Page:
11am, 8 July 2012
Conway Hall, 25 Red Lion Square, London WC1 (Holborn)
£3 on the door/free to members
Speaker Mike Phipps
Restorative justice has been widely used around the world as an essential element in peace processes, such as that of South Africa. But before a process of reconciliation can be undertaken, it is first necessary to establish truth about the past.
Mike Phipps recounts the history of violence in Central America and reflects on the distinct political, geographical and historical causes of conflict in the region. Looking at the attempts to bring to justice to those responsible for violence - governmental, corporate and external – the talk examines the effects of US policy in the region over several decades and asks whether any fundamental changes might be forthcoming that will help overcome the legacy of violence that haunts the region.
"The sixth summit was something else. First, the region is not divided - it is united. It is united against the discrimination against Cuba, against the drug war, and in favor the decolonization of the Malivinas Islands. Second, the region showed that it is now mature enough to walk on its own, without the “interference” of the United States and Canada. Third, the United States is isolated and very few countries continue to follow it: only Mexico and Chile, but each with very low profiles."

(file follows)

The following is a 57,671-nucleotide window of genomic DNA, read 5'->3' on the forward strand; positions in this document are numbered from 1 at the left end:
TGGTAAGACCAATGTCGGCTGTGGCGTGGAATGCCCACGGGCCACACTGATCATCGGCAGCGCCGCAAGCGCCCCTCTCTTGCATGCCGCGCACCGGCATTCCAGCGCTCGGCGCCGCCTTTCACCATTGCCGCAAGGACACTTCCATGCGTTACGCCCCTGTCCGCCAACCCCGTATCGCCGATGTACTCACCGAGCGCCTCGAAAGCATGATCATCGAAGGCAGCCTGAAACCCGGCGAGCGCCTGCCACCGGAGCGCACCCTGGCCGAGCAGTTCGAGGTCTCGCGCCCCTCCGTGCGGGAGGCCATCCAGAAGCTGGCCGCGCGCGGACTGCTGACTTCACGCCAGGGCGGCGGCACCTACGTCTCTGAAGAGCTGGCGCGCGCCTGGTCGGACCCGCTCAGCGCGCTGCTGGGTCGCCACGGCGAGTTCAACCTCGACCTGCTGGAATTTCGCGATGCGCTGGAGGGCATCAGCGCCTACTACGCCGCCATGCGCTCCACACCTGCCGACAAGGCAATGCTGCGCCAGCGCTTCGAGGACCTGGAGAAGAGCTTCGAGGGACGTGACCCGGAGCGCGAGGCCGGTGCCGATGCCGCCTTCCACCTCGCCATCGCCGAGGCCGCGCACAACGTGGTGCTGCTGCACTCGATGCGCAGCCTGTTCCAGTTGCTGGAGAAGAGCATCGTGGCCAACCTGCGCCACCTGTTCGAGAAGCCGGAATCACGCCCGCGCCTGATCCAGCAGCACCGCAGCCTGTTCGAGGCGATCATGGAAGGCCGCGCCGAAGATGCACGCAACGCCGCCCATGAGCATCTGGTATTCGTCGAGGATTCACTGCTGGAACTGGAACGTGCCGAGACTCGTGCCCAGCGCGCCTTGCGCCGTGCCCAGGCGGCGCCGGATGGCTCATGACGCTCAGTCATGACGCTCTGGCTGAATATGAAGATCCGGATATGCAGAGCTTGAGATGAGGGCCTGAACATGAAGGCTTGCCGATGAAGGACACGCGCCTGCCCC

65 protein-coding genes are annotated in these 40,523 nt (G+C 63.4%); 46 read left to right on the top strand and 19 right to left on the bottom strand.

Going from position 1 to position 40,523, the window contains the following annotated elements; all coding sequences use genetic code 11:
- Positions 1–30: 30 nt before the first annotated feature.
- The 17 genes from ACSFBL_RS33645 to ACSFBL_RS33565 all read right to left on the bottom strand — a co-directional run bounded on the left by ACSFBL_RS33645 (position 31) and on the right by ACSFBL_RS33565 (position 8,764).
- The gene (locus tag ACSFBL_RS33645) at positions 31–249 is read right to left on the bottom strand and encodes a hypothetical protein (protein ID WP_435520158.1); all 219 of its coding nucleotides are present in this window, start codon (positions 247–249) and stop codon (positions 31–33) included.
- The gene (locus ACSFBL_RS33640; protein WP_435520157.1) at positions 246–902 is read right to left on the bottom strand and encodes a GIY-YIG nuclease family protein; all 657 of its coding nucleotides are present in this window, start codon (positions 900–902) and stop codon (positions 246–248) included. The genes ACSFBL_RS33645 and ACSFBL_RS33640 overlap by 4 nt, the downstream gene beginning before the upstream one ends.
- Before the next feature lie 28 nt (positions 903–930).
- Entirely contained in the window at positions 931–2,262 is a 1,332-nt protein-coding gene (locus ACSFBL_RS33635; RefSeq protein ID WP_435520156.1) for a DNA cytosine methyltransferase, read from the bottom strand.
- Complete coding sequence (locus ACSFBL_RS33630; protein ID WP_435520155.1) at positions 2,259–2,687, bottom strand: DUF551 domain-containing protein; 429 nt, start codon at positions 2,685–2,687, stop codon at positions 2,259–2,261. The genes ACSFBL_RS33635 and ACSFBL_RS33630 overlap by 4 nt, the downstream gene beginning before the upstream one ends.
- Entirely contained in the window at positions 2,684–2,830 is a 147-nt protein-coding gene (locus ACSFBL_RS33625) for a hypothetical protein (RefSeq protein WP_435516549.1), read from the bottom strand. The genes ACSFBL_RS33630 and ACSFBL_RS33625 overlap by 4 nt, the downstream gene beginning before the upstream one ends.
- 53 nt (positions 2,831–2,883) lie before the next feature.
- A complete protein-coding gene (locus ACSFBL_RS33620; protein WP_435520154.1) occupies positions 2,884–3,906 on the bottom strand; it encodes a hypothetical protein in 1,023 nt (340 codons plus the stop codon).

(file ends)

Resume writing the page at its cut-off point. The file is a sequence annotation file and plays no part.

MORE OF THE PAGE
To read the full analysis by Raul Zibechi, visit the website of the Americas Program of the Center for International Policy: http://www.cipamericas.org/archives/6811
Latin America Bureau (LAB) has produced a special issue of its newsletter focused on relations between Latin America and the United States.
It begins with an overview of Barack Obama's policy in Latin America, written by author Grace Livingstone. She argues that Obama has allowed right-wing Republicans and the Pentagon to dominate his agenda and highlights the tragic consequences of this strategy in Colombia. Far from learning the lessons of Plan Colombia , she argues, Obama has embarked on the same militarized strategy in Mexico. Read more.
Since the Honduran president was forced from office, UK-based solidarity organisations and trade unions have grouped together to lobby for the return of democracy in the Central American country.
The Emergency Committee Against the Coup in Honduras has a blog with regular posts in English on the latest events. There is also video - for example, showing violence unleashed against crowds who had gathered at the Brazilian embassy to support President Zelaya who's sheltering there after his surprise return to the Honduran capital: http://committeeagainsthondurascoup.blogspot.com/